The main characters are the gentle Malvina Beecham and the feisty Duett Brennick and, though they are very different characters, their friendship crosses the divide. They are also strong women (especially Duett who has an array of wonderful Texan phrases)who you come to admire.
The novel describes the harsh, unyielding landscape of Arizona and the difficulties early settlers had in surviving there well. I come from somewhere totally different but could easily picture the valley and homesteads in my mind from the descriptions.
Power’s Garden is good read, I would recommend it and hope that perhaps there will be a sequel in the future. You can read more about the book here www.powersgarden.com
Sunday 15 November 2009
Bono has written another guest column for the New York Times titled Five Scenes, One Theme: A True if Unlikely Story. In this article – written in a different style from his usual - he weaves together the unity of Berlin and Germany, the fight against African poverty and the healing and rebirth of U2 through the creation of the song One. I think it is a brilliant article, very well written with wisdom and humour.
And I must say I think Angela Merkel’s father gave her very good advice in the words “Always be more than you appear and never appear to be more than you are.”
Read Bono’s column here
Monday 9 November 2009
Berlin was wet, grey and very cold but I was still very excited to be there. I found the railway station at Schonefeld airport ok and got on the train that was supposed to go to a station where I could change for one near my hotel. But it didn’t go there and I had to hop off and get another train to the Ostbahnhof, but couldn’t find the train I needed so I hopped into a taxi. It was soooo cold and it was lovely to be whisked off to the hotel. The driver told me that they had their first snow today! That showed I was definitely in the east of Europe!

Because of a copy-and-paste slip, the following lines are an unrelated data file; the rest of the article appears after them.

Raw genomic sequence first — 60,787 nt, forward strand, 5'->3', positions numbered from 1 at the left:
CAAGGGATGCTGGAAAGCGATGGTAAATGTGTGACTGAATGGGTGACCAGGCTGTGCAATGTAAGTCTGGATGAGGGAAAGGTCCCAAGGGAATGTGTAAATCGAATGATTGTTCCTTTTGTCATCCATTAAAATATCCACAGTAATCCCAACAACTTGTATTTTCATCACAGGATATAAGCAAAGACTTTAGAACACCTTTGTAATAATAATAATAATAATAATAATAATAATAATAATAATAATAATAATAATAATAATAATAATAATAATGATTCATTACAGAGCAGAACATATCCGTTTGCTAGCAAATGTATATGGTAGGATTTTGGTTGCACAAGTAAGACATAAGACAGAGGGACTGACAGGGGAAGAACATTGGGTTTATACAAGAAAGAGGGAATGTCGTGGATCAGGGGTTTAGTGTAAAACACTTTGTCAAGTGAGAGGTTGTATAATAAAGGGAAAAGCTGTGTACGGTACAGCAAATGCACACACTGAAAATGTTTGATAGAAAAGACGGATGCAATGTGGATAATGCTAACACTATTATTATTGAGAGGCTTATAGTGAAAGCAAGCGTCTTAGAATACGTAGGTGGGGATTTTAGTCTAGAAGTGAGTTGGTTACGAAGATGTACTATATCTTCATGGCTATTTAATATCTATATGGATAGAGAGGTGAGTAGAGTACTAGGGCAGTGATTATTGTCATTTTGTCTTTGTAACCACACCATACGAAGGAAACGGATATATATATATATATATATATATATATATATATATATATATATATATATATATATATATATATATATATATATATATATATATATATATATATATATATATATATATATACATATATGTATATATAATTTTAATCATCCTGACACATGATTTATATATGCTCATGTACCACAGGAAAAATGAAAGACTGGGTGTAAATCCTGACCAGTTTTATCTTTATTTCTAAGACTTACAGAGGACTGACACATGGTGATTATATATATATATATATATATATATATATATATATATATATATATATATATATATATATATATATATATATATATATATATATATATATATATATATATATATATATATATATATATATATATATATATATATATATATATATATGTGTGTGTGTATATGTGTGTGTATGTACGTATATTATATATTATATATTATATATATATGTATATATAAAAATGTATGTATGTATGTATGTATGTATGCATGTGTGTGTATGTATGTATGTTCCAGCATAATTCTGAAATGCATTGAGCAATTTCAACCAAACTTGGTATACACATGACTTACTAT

The hotel, Alt Berliner, was really unusual, you entered through huge, old, carved wooden doors into a gorgeous hallway with an original tiled floor. The wide flights of stairs had beautiful wooden banisters. There were various old household items in the hallway too, almost like stepping into the past. Reception was warm and cosy, the receptionist friendly. My third floor room was lovely and it looked out over an internal courtyard.